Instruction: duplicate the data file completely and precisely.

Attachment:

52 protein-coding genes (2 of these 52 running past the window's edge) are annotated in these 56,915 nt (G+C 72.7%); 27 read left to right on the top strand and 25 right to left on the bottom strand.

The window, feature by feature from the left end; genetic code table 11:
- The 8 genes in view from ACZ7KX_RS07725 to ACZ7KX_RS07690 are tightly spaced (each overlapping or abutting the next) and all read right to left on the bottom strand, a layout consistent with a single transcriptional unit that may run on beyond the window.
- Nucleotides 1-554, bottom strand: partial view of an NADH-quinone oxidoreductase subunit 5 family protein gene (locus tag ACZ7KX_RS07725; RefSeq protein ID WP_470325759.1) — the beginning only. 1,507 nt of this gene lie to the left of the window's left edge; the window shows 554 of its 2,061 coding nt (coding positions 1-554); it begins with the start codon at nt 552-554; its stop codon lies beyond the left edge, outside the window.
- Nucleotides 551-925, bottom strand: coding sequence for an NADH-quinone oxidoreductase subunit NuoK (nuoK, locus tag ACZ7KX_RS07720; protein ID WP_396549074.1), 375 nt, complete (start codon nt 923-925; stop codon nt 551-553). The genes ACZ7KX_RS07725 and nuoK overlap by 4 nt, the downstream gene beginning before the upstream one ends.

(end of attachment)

52 protein-coding genes (2 of these 52 running past the window's edge) are annotated in these 56,915 nt (G+C 72.7%); 27 read left to right on the top strand and 25 right to left on the bottom strand.

The window, feature by feature from the left end; genetic code table 11:
- The 8 genes in view from ACZ7KX_RS07725 to ACZ7KX_RS07690 are tightly spaced (each overlapping or abutting the next) and all read right to left on the bottom strand, a layout consistent with a single transcriptional unit that may run on beyond the window.
- Nucleotides 1-554, bottom strand: partial view of an NADH-quinone oxidoreductase subunit 5 family protein gene (locus tag ACZ7KX_RS07725; RefSeq protein ID WP_470325759.1) — the beginning only. 1,507 nt of this gene lie to the left of the window's left edge; the window shows 554 of its 2,061 coding nt (coding positions 1-554); it begins with the start codon at nt 552-554; its stop codon lies beyond the left edge, outside the window.
- Nucleotides 551-925, bottom strand: coding sequence for an NADH-quinone oxidoreductase subunit NuoK (nuoK, locus tag ACZ7KX_RS07720; protein ID WP_396549074.1), 375 nt, complete (start codon nt 923-925; stop codon nt 551-553). The genes ACZ7KX_RS07725 and nuoK overlap by 4 nt, the downstream gene beginning before the upstream one ends.